What’s the best way to make this invitation to contribute? For Pizzitola, it’s social media, for starters. On sites such as LinkedIn, she might spread the word about a colleague or a peer through a status update, sharing an article the person has written, congratulating someone on a win or calling attention to an upcoming event featuring the person.
Or, in a Twitter chat, an organized discussion on Twitter about a specific topic, Pizzitola may give examples of other's work, cite people as experts and point to someone as a resource or a good person to follow.
Supporting a cause
Some people sing other's praises as part of their efforts to promote a certain project within the company or to support a cause they feel strongly about, said Robin Athey, a Boston-based principal at Sequoia Change, which works in leadership development, coaching and team effectiveness.
Athey recently promoted a course on emotions that she came across on the internet. Impressed with the way the teacher presented his ideas, , she encouraged people on Facebook to check out the class.
But, said Athey, creating buzz all the time can get annoying or wear you out.
"Buzz gets distracting if it's not congruent with what you want to happen. People sense if the buzz you're creating is aligned to your values and sense of purpose in the world," she said.
For Athey, the people and things someone promotes reflect back on that person. "It's important to be intentional about the messages you send," Athey said.
That means considering in advance who is your audience, Athey said, by asking a series of questions. Is your message relevant and timely for them? Why might they care? What specifically do you want the audience to know? What do you want them to do? What is a next step?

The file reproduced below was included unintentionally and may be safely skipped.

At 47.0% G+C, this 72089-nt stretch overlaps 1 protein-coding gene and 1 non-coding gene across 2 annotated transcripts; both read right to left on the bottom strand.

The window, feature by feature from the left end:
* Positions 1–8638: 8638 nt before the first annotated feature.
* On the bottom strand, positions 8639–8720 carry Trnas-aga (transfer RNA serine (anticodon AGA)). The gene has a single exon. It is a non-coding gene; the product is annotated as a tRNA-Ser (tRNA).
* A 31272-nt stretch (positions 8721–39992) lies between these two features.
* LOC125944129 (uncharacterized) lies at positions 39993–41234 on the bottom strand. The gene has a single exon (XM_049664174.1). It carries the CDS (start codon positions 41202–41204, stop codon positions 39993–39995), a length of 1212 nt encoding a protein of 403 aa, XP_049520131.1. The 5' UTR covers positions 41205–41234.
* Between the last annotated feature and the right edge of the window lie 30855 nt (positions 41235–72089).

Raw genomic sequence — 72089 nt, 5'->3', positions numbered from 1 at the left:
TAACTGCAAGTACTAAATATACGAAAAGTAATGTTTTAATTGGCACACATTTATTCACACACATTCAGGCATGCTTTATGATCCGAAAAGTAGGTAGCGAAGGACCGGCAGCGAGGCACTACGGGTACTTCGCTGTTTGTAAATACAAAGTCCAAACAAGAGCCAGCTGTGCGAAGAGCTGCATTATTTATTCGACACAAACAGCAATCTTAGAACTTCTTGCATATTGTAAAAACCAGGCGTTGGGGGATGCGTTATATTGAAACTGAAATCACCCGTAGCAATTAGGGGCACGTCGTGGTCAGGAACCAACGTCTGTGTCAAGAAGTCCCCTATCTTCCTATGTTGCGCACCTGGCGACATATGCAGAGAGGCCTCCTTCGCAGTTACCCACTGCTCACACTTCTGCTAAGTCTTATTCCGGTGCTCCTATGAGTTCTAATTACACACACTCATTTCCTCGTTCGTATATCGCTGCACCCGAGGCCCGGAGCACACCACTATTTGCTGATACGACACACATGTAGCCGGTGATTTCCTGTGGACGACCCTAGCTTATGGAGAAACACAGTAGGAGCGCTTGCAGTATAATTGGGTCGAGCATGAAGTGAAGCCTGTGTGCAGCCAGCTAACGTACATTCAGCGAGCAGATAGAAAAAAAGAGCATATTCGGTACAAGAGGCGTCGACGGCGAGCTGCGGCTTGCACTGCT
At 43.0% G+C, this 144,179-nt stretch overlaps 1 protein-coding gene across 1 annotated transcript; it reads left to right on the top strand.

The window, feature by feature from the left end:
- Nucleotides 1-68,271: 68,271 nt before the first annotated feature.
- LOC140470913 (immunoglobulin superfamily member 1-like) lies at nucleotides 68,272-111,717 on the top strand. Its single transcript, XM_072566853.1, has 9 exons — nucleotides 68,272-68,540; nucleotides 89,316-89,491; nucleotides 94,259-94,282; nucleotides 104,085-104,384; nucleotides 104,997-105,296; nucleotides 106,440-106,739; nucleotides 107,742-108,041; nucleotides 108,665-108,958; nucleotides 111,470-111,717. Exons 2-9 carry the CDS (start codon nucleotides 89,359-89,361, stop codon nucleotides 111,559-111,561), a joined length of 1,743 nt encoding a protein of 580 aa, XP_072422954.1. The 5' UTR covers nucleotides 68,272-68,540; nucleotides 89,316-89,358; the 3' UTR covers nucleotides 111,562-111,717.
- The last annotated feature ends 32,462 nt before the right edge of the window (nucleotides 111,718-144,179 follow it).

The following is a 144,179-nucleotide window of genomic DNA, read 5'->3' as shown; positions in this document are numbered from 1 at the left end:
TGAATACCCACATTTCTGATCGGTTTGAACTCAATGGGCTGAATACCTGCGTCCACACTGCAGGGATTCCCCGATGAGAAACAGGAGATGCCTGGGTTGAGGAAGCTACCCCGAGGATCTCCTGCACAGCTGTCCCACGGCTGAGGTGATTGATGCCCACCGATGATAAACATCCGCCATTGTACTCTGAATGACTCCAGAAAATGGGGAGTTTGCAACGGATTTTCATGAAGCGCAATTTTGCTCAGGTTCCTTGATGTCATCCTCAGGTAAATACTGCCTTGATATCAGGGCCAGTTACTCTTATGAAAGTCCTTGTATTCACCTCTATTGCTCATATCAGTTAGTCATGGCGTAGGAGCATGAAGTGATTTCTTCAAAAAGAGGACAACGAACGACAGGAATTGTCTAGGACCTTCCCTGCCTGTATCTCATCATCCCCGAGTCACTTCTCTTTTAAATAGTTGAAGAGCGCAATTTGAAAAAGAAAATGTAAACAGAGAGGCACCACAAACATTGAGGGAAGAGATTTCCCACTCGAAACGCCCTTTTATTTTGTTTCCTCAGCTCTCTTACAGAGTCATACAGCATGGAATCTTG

The real givers are the ones who help for the common good. Nohl Martin considers herself to be a "connector," taking pleasure out of putting people together and including words of praise when she does so.
"For me, it's a lot of strategic connectivity," said Martin, the Santa Barbara-based founder of IgniteBiz Inc. "If you do it because you're expecting something down the line, then you're setting yourself up for disappointment."
Martin said when she connects people she thinks back to her days on the volleyball court playing in the position of setter. "I loved to set the ball up for my hitters. They got the glory. And we won the game."
Betsy Smith, a content and user-education specialist at Google, said it’s important colleagues get credit where due — and sometimes sees it as her role to make sure they do.
Recently, a colleague in a cube nearby was introducing herself as an assistant to the head of content strategy. "I chimed in and said, 'Yes, and she also focuses on the quality of Google's content, has analysed it and is helping set guidelines to improve it,'” Smith said.
Her colleague looked a little sheepish when Smith spoke up. But afterwards, she perked up and the door was open for the colleague to speak more deeply about the work she was doing.
The man the colleague was talking to changed his body language, too. "At first, he wasn't taking her too seriously," Smith said.
Grant might describe both Martin and Smith as givers who help people without focus on their own gain.
"We need to draw the givers out of the shadows. And the only way we can do that is to do it for them,” Grant said. “No giver is going to stand up and wave a flag and say, 'Look how generous I am.' The act of building buzz about another person is one of the small contributions we can make to create a world where more helpful people exist and where more helpful people succeed."